It is a scientific fact that the unknown causes stress, anxiety, and fear in most people. The unknown causes the mind to race and the imagination to run wild.
That is the reason why we, as successful and experienced West Palm Beach car accident lawyers, believe it is important to share our experience, knowledge, and insights acquired over decades of handling traffic accident cases in South Florida.
It will demystify the process through which your claim will travel as it makes its way through the legal system by briefly explaining what you can expect as your case proceeds.
Although each victim and personal injury case are unique given the specific facts and circumstances involved, there are some basic elements and steps that are common to practically every personal injury lawsuit. These common steps are summarized below.
Step 1: Investigation
Step 2: Demand Letter
Step 3: Negotiations
Step 4: Filing a Lawsuit
Step 5: Mediation
Step 6: Going to Trial
Step 7: Appealing the Verdict
After initially accepting a case, an experienced personal injury lawyer will launch an in-depth investigation to determine whether the facts and circumstances genuinely support a claim for damages. During this investigative process, the lawyer will want to answer three critical questions.
- Which party or parties were at fault? This determination can get quite tricky. It is not as simple as merely identifying who received a ticket from the police. Even if the other party was issued a ticket, that party’s insurance company may still attempt to place the blame on the victim for causing or contributing to the accident.
To complicate matters further, Florida is a comparative negligence state. This means that assignment of fault for an accident is not necessarily an all or nothing proposition. Instead, fault for an accident is apportioned among all parties involved based upon their respective contributions to the accident. For example, a person claiming to be the victim in an accident may be deemed to be 25% at fault with the accused offender 75% at fault. Naturally, as the victim’s degree of fault increases, the potential damage award correspondingly decreases.
To get a rough idea of who was at fault and the relative degree of fault for each party, the lawyer will want to have the vehicles involved examined; the scene of the accident inspected; and witnesses interviewed. Evidence can get lost and degrades over time, and witnesses’ memories fade as time passes. Accordingly, it is extremely important to launch the investigation as soon as possible following the accident, which in turn means victims who intend to file a lawsuit should engage an experienced lawyer at the earliest possible date.
- Were there injuries, and if so, were they caused by the accident? It is absolutely essential to document any injuries that were caused by the accident. Injuries are most often documented through the use of physician’s evaluation; medical records both prior to and after the accident, and medical bills.
- Is there insurance available to provide compensation? An experienced lawyer will seek to identify all the potential sources of compensation for accident victims. The lawyer will examine the insurance coverage of all at fault parties, including the person who was driving the vehicle; the owner of the vehicle (if different than the driver); and, if applicable, the employer. The lawyer will also investigate all other possible insurance that may be available to the victim such as uninsured motorist coverage, personal injury protection, and health insurance.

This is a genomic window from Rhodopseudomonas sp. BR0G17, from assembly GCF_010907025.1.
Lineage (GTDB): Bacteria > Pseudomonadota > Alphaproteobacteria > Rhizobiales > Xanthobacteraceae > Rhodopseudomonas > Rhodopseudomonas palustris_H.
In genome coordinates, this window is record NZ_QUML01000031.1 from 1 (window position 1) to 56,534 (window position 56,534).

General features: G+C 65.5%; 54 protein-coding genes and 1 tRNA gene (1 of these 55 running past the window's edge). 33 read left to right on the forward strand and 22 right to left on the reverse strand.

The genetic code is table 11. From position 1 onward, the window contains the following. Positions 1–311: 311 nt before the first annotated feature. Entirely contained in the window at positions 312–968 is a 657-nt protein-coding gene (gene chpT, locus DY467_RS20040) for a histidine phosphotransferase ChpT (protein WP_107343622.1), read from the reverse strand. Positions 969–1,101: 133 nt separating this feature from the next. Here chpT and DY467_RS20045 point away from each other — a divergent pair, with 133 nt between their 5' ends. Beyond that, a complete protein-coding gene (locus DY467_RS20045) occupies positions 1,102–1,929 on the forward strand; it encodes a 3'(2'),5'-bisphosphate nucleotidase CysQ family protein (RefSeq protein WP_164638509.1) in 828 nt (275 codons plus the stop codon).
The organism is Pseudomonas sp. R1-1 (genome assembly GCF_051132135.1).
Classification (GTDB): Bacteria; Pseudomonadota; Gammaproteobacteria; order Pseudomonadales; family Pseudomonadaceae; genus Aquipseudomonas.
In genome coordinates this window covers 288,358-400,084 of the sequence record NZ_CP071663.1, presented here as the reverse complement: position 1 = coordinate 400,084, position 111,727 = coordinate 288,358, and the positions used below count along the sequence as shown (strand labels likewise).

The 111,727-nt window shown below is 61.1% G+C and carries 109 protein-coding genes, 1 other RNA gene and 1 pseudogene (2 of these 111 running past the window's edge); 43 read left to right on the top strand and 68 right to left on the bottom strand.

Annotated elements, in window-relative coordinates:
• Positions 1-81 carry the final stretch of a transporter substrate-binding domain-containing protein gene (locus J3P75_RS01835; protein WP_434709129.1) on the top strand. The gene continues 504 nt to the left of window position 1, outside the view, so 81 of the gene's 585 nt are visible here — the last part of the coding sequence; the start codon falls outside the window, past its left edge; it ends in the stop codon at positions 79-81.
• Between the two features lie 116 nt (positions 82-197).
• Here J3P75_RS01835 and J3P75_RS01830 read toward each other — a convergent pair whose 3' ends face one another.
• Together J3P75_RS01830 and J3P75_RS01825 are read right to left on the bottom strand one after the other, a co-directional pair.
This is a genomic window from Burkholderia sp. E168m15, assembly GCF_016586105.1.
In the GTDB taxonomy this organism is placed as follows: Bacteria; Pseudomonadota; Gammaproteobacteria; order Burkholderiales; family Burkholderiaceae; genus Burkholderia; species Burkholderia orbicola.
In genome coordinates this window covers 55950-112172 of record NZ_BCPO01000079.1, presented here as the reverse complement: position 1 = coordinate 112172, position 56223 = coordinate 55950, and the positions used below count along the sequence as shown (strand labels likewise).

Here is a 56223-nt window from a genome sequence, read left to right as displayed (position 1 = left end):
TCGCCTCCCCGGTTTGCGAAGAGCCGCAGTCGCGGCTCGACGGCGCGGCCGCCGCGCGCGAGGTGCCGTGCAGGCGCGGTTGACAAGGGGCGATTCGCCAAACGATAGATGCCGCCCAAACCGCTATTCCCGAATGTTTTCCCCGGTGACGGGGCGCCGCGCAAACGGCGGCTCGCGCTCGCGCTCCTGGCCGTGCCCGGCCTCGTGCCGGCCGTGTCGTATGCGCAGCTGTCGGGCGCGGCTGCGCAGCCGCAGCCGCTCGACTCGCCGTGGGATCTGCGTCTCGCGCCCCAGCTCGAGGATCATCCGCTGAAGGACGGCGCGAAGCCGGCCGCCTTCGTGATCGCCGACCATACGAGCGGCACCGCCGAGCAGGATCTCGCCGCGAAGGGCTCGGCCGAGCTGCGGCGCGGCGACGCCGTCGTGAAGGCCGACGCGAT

Lawyers who specialize in traffic accident cases know all the types of insurance potentially available to compensate accident victims as well as how best to proceed against each type of insurer and type of coverage.
The demand letter in a personal injury case serves to notify the insurance company of the victim’s claim and acts as the starting point for as well as primary focus of negotiations. Professionally prepared and effective demand letters together with the necessary supporting documentation can easily be hundreds of pages in length. At a minimum, the demand letter should cover the following: effective demand letters together with the necessary supporting documentation can easily be hundreds of pages in length. At a minimum, the demand letter should cover the following:
- A summary of all the facts and information regarding the victim’s claim
- Victim’s rationale and legal theory explaining why other party is liable
- Detailed description of injuries sustained
- Detailed description regarding medical treatment and expenses
- Detailed description of all income lost
- Detailed description of all other types of damages and losses sustained
- A demand for a specified dollar amount to resolve the claim
Generally, after the insurance company has evaluated the victim’s claim via the demand letter and supporting documentation, it will respond in one of three ways.
- The demand is accepted—in this scenario, the insurance company agrees to the compensation requested in the demand letter, and the settlement proceeds to conclusion. However, it is rare for insurance companies to agree to pay the amount requested without some negotiation.